Ben, I thought I was pretty clear about why I linked to Brian above: as an example of my point that "it's always possible to find a few more things that need correction in any large standard." I have never brought up any flaw in ODF in any standards body discussion, so I think my actions speak clearly on how I see the appropriateness of dragging other standards into those discussions, and I think Brian's post supports the point I was making.
As for problems in the spec, I'll let my public statements on that speak for themselves too. I've never claimed the spec is flawless, but I agree with those who feel that good progress has been made and good progress is going to continue in maintenance.
Andre, why do you say I've stopped responding on issues? What issues? To answer your question, no, I've not been instructed to do anything. We're more autonomous than you might think, and nobody at Microsoft has told me what to say or not say about any of these topics.
As for concentrating on a country's own comments, I can only speak from my own experience. In the US, the technical committee was asked to look first at the responses to our own comments, because those comments had (presumably) been based on our country's interests. I agree that it's worthwhile to look at other countries' comments too, and that's why I said what you quote above: "The comments from your country show the main concerns of your country, so you'll want to focus on those first, but you can also review other countries' comments as well."
In general, the emotional attacking tone of your comment, combined with its lack of supporting facts, is a great example of the proposed distractions I'm talking about. It's up to the national bodies to decide whether to listen to your advice or mine about what they should be studying to make a good decision.
Hi Rob (Weir),
I'd say an NB can and should vote no because of problems in the spec, if they think they're problems that make it inappropriate for the proposed standard to be an ISO/IEC standard. You and I disagree on the magnitude and relevance of certain problems, but I don't think we disagree on that point about whether problems should inform the vote.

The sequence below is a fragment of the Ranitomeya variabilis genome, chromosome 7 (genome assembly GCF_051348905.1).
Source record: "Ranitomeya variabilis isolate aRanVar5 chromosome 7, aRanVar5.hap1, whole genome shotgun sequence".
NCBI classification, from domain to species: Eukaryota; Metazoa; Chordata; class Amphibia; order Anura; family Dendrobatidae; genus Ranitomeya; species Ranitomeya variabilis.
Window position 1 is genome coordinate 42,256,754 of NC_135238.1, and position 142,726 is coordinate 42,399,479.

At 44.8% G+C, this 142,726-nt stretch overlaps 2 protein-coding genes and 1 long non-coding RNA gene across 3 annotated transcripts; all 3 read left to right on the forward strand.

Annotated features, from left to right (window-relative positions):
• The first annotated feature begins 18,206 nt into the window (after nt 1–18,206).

So to get hold of the final text, I will need to
1) study Ecma 376. Which is 6000 pages
2) Read up on all the 3000 comments.. ok maybe 1027 comments
3) Read up the 2300 page proposed dispositions
4) ... while skipping the 1.6% which was not approved
5) Read the 43 resolutions from the BRM, which may affect the entire text, and add a few thousand text more (or remove, we arent sure)
Hmm. Sure! I could do that! Ive got 2 days before the final vote.
OK, so I'm going to be a bit naughty here. Sorry in advance, Doug, for the noise.
@Rob Weir: I'm generally supportive of the work you do, and our views on OOXML are in the same ballpark, but there are a couple of little issues I have:
It has been reported (see Jesper Lund Stocholm et al) that you remove contrary posts from your blog. You're free to do that, it's your blog and commenters are there at your discretion only, but don't you think it's a bit inconsistent to pop up on *their* blogs with contrary comments?
It's also been reported that you drop in with comments and then go AWOL when you're asked awkward questions. Again, nothing wrong there (some of my questions have been evaded or ignored by Microsoft people) but I'd really appreciate a response here.
It's just blog etiquette I guess, but I do admire the Microsoft bloggers' policy of allowing all comments even when they are contrary or critical. I've learned a lot from being able to ask questions around here and from an entertainment point of view, the Microsoft blogs are a colourful bunch of opinions whereas yours is a little bit... grey.
As part of the Malaysia delegation you had access to the revised version of the spec which had all 1,000 proposed resolutions applied (minus the multi-part one). So all you need to do is look to that draft, then study for 40 changes that came out of the BRM and you'll see what the final spec will look like.
that shouldn't be too hard.